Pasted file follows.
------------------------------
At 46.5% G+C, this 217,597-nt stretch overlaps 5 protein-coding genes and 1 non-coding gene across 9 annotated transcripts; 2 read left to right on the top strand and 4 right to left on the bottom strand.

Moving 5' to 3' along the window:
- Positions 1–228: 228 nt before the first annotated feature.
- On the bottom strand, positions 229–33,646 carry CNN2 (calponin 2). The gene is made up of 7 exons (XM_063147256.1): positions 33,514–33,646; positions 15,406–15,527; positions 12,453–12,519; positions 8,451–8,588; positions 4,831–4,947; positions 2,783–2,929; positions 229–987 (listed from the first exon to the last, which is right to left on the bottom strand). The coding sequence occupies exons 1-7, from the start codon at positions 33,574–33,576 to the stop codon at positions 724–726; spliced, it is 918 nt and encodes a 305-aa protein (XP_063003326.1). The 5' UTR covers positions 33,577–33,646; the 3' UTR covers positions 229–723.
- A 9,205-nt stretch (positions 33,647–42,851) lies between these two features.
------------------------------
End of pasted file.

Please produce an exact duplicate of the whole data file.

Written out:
At 46.5% G+C, this 217,597-nt stretch overlaps 5 protein-coding genes and 1 non-coding gene across 9 annotated transcripts; 2 read left to right on the top strand and 4 right to left on the bottom strand.

Moving 5' to 3' along the window:
- Positions 1–228: 228 nt before the first annotated feature.
- On the bottom strand, positions 229–33,646 carry CNN2 (calponin 2). The gene is made up of 7 exons (XM_063147256.1): positions 33,514–33,646; positions 15,406–15,527; positions 12,453–12,519; positions 8,451–8,588; positions 4,831–4,947; positions 2,783–2,929; positions 229–987 (listed from the first exon to the last, which is right to left on the bottom strand). The coding sequence occupies exons 1-7, from the start codon at positions 33,574–33,576 to the stop codon at positions 724–726; spliced, it is 918 nt and encodes a 305-aa protein (XP_063003326.1). The 5' UTR covers positions 33,577–33,646; the 3' UTR covers positions 229–723.
- A 9,205-nt stretch (positions 33,647–42,851) lies between these two features.